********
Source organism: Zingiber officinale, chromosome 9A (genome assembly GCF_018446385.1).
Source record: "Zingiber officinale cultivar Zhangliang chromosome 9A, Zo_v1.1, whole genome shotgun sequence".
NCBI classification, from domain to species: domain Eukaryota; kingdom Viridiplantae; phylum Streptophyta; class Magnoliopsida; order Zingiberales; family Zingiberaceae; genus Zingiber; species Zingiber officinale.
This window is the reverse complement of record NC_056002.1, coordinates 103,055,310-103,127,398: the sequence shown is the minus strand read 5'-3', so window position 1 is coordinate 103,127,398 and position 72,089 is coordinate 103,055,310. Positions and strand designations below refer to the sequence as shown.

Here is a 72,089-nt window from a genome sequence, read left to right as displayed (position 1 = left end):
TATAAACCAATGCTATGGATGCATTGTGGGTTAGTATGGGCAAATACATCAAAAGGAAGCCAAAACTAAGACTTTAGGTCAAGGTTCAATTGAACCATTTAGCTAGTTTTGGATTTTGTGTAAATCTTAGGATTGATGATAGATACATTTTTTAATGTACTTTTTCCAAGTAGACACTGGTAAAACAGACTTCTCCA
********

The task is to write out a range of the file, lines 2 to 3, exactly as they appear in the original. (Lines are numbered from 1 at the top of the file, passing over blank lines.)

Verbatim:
Source record: "Zingiber officinale cultivar Zhangliang chromosome 9A, Zo_v1.1, whole genome shotgun sequence".
NCBI classification, from domain to species: domain Eukaryota; kingdom Viridiplantae; phylum Streptophyta; class Magnoliopsida; order Zingiberales; family Zingiberaceae; genus Zingiber; species Zingiber officinale.